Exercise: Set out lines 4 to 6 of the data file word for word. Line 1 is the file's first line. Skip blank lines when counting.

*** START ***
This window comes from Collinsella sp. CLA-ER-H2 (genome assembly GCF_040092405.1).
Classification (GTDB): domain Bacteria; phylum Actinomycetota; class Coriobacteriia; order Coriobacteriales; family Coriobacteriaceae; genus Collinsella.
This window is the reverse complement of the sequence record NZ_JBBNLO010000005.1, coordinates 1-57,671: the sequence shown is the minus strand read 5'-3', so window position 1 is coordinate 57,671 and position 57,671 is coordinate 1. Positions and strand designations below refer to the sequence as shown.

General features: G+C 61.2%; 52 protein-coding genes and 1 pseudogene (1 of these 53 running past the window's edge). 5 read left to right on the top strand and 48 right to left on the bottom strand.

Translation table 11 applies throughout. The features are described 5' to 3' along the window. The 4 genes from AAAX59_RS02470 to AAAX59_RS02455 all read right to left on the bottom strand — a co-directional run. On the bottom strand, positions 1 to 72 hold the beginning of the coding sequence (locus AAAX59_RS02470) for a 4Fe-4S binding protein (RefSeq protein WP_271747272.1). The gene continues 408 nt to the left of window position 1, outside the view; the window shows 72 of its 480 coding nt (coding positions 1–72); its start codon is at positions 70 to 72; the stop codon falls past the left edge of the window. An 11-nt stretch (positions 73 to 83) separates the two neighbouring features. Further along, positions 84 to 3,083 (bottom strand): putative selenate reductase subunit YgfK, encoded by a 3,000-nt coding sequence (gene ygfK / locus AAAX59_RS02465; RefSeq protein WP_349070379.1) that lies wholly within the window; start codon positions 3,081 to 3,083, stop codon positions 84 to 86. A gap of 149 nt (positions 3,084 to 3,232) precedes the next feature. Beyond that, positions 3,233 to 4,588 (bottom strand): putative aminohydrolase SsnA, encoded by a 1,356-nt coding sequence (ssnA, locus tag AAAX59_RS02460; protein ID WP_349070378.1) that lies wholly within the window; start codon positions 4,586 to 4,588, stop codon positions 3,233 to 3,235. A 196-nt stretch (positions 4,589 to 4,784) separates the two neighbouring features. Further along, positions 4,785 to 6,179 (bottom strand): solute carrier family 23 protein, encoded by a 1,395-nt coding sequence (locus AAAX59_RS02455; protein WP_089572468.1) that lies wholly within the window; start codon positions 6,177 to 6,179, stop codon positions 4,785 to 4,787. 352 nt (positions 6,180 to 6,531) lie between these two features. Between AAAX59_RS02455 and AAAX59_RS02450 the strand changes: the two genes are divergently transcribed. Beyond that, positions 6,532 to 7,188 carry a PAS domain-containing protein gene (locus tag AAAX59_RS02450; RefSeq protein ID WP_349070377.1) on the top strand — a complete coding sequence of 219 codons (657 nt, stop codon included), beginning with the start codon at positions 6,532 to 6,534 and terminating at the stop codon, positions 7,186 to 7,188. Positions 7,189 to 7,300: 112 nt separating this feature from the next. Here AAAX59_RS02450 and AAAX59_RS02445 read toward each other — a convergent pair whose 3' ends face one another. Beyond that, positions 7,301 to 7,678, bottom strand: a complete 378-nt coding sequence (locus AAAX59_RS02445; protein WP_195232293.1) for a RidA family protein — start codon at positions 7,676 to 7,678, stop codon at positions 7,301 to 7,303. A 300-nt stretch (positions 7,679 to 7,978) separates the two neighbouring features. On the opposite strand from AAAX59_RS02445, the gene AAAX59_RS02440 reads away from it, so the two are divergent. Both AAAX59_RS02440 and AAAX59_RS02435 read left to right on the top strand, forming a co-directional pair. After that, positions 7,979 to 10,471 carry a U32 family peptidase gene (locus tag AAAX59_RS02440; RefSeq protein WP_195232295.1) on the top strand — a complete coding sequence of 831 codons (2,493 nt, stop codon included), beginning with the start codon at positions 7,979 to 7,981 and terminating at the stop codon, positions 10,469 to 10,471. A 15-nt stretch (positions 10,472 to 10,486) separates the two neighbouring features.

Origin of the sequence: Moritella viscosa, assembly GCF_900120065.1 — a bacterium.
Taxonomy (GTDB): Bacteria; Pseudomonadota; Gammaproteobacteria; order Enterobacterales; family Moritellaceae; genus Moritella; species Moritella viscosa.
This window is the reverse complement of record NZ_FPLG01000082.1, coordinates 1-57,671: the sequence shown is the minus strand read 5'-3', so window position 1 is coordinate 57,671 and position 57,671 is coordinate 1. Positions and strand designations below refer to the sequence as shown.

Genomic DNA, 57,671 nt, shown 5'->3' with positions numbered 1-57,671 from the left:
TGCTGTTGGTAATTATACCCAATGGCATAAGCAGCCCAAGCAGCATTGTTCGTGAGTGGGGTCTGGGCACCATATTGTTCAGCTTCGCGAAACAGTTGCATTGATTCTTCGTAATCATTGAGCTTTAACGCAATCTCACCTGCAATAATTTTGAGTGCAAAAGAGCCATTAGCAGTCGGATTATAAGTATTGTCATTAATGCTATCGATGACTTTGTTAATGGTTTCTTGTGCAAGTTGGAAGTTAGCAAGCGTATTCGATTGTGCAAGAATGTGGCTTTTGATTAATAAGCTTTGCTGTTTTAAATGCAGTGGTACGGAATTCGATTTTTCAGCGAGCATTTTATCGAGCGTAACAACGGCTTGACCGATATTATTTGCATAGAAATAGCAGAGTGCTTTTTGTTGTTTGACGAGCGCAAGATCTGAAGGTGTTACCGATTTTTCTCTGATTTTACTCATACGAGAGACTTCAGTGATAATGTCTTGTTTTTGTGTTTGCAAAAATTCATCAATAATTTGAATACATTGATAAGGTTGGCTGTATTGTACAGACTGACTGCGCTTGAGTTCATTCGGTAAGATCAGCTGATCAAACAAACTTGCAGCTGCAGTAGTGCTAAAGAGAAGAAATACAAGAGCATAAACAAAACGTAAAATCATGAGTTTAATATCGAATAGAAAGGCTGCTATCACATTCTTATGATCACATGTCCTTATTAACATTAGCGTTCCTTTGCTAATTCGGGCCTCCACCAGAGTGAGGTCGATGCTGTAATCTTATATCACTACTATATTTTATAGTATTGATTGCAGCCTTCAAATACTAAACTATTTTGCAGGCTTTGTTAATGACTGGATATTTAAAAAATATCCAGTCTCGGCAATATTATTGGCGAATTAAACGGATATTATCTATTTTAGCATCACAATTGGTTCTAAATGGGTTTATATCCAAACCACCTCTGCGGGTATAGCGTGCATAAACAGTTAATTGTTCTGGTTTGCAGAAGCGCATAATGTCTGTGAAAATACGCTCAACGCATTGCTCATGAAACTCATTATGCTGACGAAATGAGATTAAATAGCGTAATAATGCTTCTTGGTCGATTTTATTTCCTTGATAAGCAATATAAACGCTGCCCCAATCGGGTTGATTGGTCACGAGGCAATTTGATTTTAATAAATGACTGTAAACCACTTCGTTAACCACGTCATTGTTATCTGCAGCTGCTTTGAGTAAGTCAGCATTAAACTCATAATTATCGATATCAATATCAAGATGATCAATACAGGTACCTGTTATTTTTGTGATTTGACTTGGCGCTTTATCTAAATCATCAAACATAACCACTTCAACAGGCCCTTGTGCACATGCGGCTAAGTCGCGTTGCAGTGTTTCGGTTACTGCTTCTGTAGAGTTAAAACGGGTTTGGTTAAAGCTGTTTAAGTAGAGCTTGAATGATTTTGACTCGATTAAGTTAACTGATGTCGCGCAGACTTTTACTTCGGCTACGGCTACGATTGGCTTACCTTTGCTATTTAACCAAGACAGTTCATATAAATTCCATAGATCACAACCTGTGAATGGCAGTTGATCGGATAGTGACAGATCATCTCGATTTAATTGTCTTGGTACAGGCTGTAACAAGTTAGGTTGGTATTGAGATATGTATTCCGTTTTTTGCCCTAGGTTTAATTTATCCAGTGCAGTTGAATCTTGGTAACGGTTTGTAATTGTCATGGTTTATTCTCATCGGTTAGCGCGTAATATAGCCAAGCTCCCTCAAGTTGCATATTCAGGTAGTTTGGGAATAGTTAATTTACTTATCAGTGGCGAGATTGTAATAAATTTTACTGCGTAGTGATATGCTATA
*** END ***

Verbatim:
General features: G+C 61.2%; 52 protein-coding genes and 1 pseudogene (1 of these 53 running past the window's edge). 5 read left to right on the top strand and 48 right to left on the bottom strand.

Translation table 11 applies throughout. The features are described 5' to 3' along the window. The 4 genes from AAAX59_RS02470 to AAAX59_RS02455 all read right to left on the bottom strand — a co-directional run. On the bottom strand, positions 1 to 72 hold the beginning of the coding sequence (locus AAAX59_RS02470) for a 4Fe-4S binding protein (RefSeq protein WP_271747272.1). The gene continues 408 nt to the left of window position 1, outside the view; the window shows 72 of its 480 coding nt (coding positions 1–72); its start codon is at positions 70 to 72; the stop codon falls past the left edge of the window. An 11-nt stretch (positions 73 to 83) separates the two neighbouring features. Further along, positions 84 to 3,083 (bottom strand): putative selenate reductase subunit YgfK, encoded by a 3,000-nt coding sequence (gene ygfK / locus AAAX59_RS02465; RefSeq protein WP_349070379.1) that lies wholly within the window; start codon positions 3,081 to 3,083, stop codon positions 84 to 86. A gap of 149 nt (positions 3,084 to 3,232) precedes the next feature. Beyond that, positions 3,233 to 4,588 (bottom strand): putative aminohydrolase SsnA, encoded by a 1,356-nt coding sequence (ssnA, locus tag AAAX59_RS02460; protein ID WP_349070378.1) that lies wholly within the window; start codon positions 4,586 to 4,588, stop codon positions 3,233 to 3,235. A 196-nt stretch (positions 4,589 to 4,784) separates the two neighbouring features. Further along, positions 4,785 to 6,179 (bottom strand): solute carrier family 23 protein, encoded by a 1,395-nt coding sequence (locus AAAX59_RS02455; protein WP_089572468.1) that lies wholly within the window; start codon positions 6,177 to 6,179, stop codon positions 4,785 to 4,787. 352 nt (positions 6,180 to 6,531) lie between these two features. Between AAAX59_RS02455 and AAAX59_RS02450 the strand changes: the two genes are divergently transcribed. Beyond that, positions 6,532 to 7,188 carry a PAS domain-containing protein gene (locus tag AAAX59_RS02450; RefSeq protein ID WP_349070377.1) on the top strand — a complete coding sequence of 219 codons (657 nt, stop codon included), beginning with the start codon at positions 6,532 to 6,534 and terminating at the stop codon, positions 7,186 to 7,188. Positions 7,189 to 7,300: 112 nt separating this feature from the next. Here AAAX59_RS02450 and AAAX59_RS02445 read toward each other — a convergent pair whose 3' ends face one another. Beyond that, positions 7,301 to 7,678, bottom strand: a complete 378-nt coding sequence (locus AAAX59_RS02445; protein WP_195232293.1) for a RidA family protein — start codon at positions 7,676 to 7,678, stop codon at positions 7,301 to 7,303. A 300-nt stretch (positions 7,679 to 7,978) separates the two neighbouring features. On the opposite strand from AAAX59_RS02445, the gene AAAX59_RS02440 reads away from it, so the two are divergent. Both AAAX59_RS02440 and AAAX59_RS02435 read left to right on the top strand, forming a co-directional pair. After that, positions 7,979 to 10,471 carry a U32 family peptidase gene (locus tag AAAX59_RS02440; RefSeq protein WP_195232295.1) on the top strand — a complete coding sequence of 831 codons (2,493 nt, stop codon included), beginning with the start codon at positions 7,979 to 7,981 and terminating at the stop codon, positions 10,469 to 10,471. A 15-nt stretch (positions 10,472 to 10,486) separates the two neighbouring features.

Origin of the sequence: Moritella viscosa, assembly GCF_900120065.1 — a bacterium.